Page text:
Raising the level of your leadership




The $7,400,000,000 Man


MoneyI love Pixar’s CARS, especially Mater (he could be from Oklahoma!). I also love Up, Monsters Inc., and Toy Story. And when watching them with my three buddies, I enjoy them even more (yesterday it was Epic).

All of these animated movies have one thing in common—John Lasseter. Never heard of him? He is Disney’s CCO: chief creative officer. It cost Disney $7.4B to get Lasseter; they could have had him for a lot less.

Lasseter started at Disney in the ‘70s, first at Disneyland, then as an animator, drawing cartoon figures for movies. In the early ‘80s, Lasseter became interested in computer animation, produced a test film, pitched it to Disney executives and was fired the same day—presumably because the “test film” was not authorized. It was a good thing for him; a bad move for Disney.

Lassetter went to work for Lucasfilm Computer Graphics, which was later acquired by Steve Jobs and renamed the Pixar Graphics Group. The rest is history. Pixar became the world’s number one animated film company, eclipsing

Disney with a string of hits, most of which were directed or produced by Lasseter.

More than 20 years after firing Lasseter, Disney got him back in 2006 by buying Pixar for $7.4B! Hmmm, if instead of firing him, they had kept him at a salary of $1M per year, they would have saved more than $7B (that’s a lot of zeros to the right of the 7).

Every organization, including yours, has the annoying guy or gal who is always coming up with new and crazy ideas. Kodak is in bankruptcy because they didn’t take advantage of that “new and crazy digital camera” that was actually invented by their own engineers. There was a time when computers were  new and crazy. In 1943, Thomas Watson, chairman of IBM said, “I think there is a world market for maybe five computers.” (I have four of them. How are the rest of you getting by sharing one?) Computer animation? Not at Disney, no way. That’s crazy.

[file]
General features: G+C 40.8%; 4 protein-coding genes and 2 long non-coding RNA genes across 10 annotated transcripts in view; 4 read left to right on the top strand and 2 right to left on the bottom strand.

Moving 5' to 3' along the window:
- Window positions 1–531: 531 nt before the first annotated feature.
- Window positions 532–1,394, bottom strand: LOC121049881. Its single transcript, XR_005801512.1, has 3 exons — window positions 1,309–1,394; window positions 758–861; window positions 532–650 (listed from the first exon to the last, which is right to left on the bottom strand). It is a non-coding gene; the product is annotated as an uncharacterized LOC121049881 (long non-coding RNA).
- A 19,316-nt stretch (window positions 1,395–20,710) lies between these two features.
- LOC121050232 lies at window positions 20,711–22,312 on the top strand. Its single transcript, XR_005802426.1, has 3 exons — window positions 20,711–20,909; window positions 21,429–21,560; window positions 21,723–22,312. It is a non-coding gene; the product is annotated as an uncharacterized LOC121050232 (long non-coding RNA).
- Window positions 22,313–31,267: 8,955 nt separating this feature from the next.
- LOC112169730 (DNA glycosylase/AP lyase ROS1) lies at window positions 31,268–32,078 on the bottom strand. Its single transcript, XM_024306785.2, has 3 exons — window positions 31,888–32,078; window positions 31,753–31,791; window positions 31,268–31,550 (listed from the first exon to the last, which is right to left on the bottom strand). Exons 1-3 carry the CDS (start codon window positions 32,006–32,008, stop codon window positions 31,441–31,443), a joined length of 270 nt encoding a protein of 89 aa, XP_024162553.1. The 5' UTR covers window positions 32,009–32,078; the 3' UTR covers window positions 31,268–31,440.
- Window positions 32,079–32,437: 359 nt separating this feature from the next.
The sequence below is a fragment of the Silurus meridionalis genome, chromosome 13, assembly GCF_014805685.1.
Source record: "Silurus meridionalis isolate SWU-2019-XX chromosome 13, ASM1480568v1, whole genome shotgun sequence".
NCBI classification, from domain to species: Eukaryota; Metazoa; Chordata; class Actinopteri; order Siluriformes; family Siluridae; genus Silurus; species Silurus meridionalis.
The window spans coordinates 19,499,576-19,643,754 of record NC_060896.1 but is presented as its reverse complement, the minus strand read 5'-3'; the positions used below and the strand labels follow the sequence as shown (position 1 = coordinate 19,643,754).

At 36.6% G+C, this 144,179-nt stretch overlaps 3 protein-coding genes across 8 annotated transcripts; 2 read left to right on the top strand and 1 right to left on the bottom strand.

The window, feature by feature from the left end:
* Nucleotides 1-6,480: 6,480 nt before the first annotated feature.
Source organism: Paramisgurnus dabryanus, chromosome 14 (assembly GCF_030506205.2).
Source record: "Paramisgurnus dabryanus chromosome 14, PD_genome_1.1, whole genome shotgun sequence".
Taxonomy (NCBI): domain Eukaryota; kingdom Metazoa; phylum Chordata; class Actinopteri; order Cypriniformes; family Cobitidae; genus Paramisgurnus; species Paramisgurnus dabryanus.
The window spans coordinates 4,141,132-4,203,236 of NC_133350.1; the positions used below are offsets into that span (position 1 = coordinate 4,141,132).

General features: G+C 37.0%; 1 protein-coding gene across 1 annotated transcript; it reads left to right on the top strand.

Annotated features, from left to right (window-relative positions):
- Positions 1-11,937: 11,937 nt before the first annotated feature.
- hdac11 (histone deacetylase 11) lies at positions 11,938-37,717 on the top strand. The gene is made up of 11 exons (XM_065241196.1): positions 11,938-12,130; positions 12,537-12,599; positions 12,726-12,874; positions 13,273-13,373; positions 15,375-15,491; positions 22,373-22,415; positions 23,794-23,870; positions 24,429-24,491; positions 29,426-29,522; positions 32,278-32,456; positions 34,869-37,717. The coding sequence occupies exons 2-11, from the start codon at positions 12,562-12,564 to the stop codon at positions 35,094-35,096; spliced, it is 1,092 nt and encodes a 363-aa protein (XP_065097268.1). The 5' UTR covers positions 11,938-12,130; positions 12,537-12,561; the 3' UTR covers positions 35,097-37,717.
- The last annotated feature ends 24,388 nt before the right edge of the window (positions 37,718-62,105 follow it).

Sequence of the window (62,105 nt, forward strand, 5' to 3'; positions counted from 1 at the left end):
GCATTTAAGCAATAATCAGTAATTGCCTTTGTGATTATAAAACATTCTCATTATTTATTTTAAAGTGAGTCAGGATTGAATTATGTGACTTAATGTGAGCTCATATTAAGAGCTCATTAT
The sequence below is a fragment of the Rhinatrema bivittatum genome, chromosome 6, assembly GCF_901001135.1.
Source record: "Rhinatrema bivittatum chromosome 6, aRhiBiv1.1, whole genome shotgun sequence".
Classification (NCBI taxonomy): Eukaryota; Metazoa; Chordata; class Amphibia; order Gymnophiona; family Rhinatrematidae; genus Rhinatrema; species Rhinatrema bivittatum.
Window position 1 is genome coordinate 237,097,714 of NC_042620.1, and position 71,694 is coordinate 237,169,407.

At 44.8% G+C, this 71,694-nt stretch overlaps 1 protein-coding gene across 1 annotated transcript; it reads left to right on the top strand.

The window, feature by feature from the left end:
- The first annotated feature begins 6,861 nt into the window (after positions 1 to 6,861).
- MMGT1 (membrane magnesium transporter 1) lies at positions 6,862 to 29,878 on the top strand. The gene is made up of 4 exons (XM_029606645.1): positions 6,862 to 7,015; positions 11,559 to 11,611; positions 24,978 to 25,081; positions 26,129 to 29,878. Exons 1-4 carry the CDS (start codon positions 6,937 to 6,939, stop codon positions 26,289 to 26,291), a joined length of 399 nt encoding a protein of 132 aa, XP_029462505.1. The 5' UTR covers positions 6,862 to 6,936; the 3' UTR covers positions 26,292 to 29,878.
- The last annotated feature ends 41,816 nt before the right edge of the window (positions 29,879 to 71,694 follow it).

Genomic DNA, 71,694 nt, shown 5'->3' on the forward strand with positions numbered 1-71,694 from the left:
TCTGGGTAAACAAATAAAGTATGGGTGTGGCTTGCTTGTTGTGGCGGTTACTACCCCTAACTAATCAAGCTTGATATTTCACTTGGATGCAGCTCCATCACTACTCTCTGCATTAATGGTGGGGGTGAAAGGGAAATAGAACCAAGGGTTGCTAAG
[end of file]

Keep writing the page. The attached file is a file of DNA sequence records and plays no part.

The leadership lesson is that almost every new idea sounds “crazy” when first offered. Some actually are, but many are just ahead of their time. Don’t be too quick to fire the messenger and for sure don’t punish him for being creative and innovative. You may need to hire her back some day. Do you have $7.4B?

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© Copyright 2013 by Dick Wells, The Hard Lessons Company

2 responses to “The $7,400,000,000 Man”

  1. Matt Austin says:

    We need more innovators. I’ll try to listen with more interest to out of the box ideas. Maybe even that internet might be for real.

    • Dick Wells says:

      Internet? What is that? You must be listening to one of those crazies. Good!
      Looking forward too seeing you tomorrow and saturday at the wedding.
      Dick

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